20. jm*

    LW 1, you said you don’t have an eap, but would it be possible to look up low cost therapy or support groups for the family of terminally ill patients?

  21. ALM2019*

    Does “gals” or “gal” have the same connotation as girls in a professional setting? I (a woman in my 30’s) have a male coworker in his late 50’s who uses it all the time. Something about it gives me bad vibes every time but I can’t quite figure out how to address it.

    1. Stevie*

      I’d say that it’s probably not great, given the context you described. It seems less loaded than “girl”, but also somehow a term that seems to indicate, “HEY, I AM REFERRING TO A FEMALE AND I NEED YOU TO KNOW THAT SHE IS A FEMALE”, rather than, “I’m describing a person who identifies as a woman, and that is incidental to the context in which I’m referring to this person.”

      Still, I think there’s a cultural/regional element to this in the U.S., as I’m now imagining specific people I’ve interacted with at my last job who definitely said “gal”.

    2. Critical Roll*

      It’s less infantilizing but still feels pretty patronizing. The emphasis on gender is just really unnecessary. I don’t have data on how often women at work are referred to exclusively by their gender (the gal at the front desk) versus how often it happens to men (the… dude? at the front desk) but it seems incredibly disproportionate, and I had to think to come up with that slightly awkward analogous term. Choosing that term selects gender as the piece of information you feel is a primary identifier, as opposed to their work title or, you know, NAME.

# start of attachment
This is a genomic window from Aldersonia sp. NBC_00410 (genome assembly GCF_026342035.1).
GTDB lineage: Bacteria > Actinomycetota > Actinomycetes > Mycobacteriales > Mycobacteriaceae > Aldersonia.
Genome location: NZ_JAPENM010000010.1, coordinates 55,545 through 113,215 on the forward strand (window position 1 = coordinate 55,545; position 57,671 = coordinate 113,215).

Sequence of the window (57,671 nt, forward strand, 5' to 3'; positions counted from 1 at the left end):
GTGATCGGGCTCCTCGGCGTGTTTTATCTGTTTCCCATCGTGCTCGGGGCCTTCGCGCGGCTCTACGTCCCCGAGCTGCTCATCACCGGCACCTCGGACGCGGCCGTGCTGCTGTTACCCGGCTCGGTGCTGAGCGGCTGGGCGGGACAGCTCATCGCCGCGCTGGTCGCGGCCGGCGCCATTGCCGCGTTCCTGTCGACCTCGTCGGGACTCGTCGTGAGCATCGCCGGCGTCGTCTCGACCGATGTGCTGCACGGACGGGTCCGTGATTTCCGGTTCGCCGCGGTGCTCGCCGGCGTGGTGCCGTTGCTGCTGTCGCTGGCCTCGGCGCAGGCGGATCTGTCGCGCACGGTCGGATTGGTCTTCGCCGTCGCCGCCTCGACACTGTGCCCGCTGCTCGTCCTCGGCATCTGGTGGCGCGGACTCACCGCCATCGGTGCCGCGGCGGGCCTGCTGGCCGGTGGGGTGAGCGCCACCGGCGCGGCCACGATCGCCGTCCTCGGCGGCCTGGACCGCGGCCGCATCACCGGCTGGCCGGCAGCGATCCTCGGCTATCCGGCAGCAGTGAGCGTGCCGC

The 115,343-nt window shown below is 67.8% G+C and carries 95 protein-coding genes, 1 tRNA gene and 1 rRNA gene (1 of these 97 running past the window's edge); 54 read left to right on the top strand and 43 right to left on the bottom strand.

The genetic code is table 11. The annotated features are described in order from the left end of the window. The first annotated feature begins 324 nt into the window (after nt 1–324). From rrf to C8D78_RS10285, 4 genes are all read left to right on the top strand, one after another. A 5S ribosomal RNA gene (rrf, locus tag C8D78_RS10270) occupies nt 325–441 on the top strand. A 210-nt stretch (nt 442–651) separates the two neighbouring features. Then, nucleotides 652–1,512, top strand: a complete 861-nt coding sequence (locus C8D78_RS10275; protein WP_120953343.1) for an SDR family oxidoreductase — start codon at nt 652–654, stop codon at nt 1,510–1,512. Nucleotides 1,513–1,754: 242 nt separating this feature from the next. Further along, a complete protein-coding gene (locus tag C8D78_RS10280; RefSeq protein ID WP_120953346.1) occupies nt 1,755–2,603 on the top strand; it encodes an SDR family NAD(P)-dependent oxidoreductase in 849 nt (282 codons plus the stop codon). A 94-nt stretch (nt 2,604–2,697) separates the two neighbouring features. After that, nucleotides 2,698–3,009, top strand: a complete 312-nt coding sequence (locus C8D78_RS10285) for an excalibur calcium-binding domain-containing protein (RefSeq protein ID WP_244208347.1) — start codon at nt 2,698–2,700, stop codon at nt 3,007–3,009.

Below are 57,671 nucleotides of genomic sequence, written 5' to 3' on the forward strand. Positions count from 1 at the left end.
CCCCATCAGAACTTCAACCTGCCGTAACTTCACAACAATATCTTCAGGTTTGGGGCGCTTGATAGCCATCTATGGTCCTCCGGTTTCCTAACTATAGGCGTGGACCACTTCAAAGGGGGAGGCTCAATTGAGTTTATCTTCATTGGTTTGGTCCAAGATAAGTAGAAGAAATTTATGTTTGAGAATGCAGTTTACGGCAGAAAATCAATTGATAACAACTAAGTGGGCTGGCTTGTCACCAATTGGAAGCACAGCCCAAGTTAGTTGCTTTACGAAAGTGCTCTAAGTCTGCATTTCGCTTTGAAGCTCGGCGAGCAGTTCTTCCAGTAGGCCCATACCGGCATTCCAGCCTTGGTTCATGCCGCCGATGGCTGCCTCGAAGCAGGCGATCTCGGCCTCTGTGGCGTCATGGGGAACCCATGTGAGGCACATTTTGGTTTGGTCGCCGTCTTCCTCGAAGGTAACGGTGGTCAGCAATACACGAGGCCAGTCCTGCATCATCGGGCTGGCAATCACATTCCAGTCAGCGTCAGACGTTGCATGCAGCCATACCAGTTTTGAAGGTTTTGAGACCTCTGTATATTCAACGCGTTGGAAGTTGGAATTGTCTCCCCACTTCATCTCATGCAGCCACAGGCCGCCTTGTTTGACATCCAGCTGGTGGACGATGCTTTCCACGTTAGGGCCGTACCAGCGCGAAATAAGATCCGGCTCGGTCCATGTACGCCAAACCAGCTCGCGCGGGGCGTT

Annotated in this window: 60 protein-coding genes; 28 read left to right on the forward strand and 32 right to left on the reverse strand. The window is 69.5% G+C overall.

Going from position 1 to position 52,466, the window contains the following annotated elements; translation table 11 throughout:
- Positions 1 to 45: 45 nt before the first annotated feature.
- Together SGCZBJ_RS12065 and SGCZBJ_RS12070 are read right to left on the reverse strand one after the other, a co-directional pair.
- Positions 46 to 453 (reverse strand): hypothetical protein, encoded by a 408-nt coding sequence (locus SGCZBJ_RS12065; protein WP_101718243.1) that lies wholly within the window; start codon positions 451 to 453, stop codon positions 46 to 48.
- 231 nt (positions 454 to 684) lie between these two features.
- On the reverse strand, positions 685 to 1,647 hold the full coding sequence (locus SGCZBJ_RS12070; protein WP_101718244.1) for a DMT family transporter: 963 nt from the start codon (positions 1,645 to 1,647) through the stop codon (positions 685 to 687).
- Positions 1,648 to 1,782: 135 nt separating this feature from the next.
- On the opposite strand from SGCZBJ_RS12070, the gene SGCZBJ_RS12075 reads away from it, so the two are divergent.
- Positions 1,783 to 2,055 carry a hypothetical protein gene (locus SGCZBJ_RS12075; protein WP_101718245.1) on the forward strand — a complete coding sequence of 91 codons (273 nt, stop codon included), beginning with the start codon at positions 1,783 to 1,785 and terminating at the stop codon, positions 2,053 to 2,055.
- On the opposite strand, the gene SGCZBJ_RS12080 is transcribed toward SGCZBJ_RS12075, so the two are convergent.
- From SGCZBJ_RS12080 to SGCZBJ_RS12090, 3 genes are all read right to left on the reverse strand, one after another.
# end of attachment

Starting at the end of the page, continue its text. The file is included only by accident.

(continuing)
1. Martha*

        Yes, I would say “go ask the guy at the front desk” just like I would say “go ask the lady in the red vest” because I am trying to point out a specific person. Don’t always know everyone’s name, but you know that they do [whatever] job.

  22. Suzy Q*

    It infuriates me when women are referred to as “girls,” as much as when groups of multiple genders are referred to as “guys.”

  23. raida7*

    I’d suggest changing him to working part-time. Even if it’s half days five days a week, so he doesn’t feel like he’s away from his Dad for long stretches, and only needs to (try to) focus for 3-4 hours at a time

  24. raida7*

    “girls” – Everywhere I’ve worked that’s referred to women as girls has also referred to men as boys.
    At fast food when I was a teenager there were a few people who’d use ‘guys’ and ‘chicks’.

    But as long as it’s used evenly with both genders – and accurately! – it doesn’t bother me.
    If ‘the ladies’ are arranging morning tea and it’s actually not only women I will tell the manager it’d be more accurate to say “we’ve got people from Procurement, Risk and Planning” arranging morning tea. Because the fellas aren’t going to want to be ignored for their efforts and you also don’t want to suggest that of course the morning tea is planned by women.